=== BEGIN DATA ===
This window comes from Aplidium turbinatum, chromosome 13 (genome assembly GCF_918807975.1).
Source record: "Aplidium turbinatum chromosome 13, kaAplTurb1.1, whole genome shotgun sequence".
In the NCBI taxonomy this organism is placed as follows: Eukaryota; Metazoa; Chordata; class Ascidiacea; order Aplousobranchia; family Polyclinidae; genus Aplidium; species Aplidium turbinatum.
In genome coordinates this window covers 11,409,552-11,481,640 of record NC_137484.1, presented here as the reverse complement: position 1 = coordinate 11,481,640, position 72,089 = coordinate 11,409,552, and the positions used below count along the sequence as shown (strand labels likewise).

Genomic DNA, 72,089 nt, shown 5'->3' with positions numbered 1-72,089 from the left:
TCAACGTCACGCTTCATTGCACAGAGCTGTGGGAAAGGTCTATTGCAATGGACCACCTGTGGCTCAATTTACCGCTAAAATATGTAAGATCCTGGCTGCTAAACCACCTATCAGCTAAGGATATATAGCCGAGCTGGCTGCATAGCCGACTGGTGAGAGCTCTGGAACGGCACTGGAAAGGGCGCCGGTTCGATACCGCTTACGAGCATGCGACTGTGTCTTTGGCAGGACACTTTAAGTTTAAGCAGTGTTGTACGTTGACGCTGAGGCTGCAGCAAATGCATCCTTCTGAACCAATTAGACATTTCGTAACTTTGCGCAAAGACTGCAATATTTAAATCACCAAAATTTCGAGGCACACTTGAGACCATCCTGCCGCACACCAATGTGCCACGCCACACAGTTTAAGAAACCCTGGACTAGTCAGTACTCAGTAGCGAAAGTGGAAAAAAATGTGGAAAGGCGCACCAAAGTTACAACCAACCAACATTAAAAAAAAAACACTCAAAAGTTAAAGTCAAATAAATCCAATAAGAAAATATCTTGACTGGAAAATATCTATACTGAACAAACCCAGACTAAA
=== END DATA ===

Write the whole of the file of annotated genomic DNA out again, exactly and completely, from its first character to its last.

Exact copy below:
This window comes from Aplidium turbinatum, chromosome 13 (genome assembly GCF_918807975.1).
Source record: "Aplidium turbinatum chromosome 13, kaAplTurb1.1, whole genome shotgun sequence".
In the NCBI taxonomy this organism is placed as follows: Eukaryota; Metazoa; Chordata; class Ascidiacea; order Aplousobranchia; family Polyclinidae; genus Aplidium; species Aplidium turbinatum.
In genome coordinates this window covers 11,409,552-11,481,640 of record NC_137484.1, presented here as the reverse complement: position 1 = coordinate 11,481,640, position 72,089 = coordinate 11,409,552, and the positions used below count along the sequence as shown (strand labels likewise).

Genomic DNA, 72,089 nt, shown 5'->3' with positions numbered 1-72,089 from the left:
TCAACGTCACGCTTCATTGCACAGAGCTGTGGGAAAGGTCTATTGCAATGGACCACCTGTGGCTCAATTTACCGCTAAAATATGTAAGATCCTGGCTGCTAAACCACCTATCAGCTAAGGATATATAGCCGAGCTGGCTGCATAGCCGACTGGTGAGAGCTCTGGAACGGCACTGGAAAGGGCGCCGGTTCGATACCGCTTACGAGCATGCGACTGTGTCTTTGGCAGGACACTTTAAGTTTAAGCAGTGTTGTACGTTGACGCTGAGGCTGCAGCAAATGCATCCTTCTGAACCAATTAGACATTTCGTAACTTTGCGCAAAGACTGCAATATTTAAATCACCAAAATTTCGAGGCACACTTGAGACCATCCTGCCGCACACCAATGTGCCACGCCACACAGTTTAAGAAACCCTGGACTAGTCAGTACTCAGTAGCGAAAGTGGAAAAAAATGTGGAAAGGCGCACCAAAGTTACAACCAACCAACATTAAAAAAAAAACACTCAAAAGTTAAAGTCAAATAAATCCAATAAGAAAATATCTTGACTGGAAAATATCTATACTGAACAAACCCAGACTAAA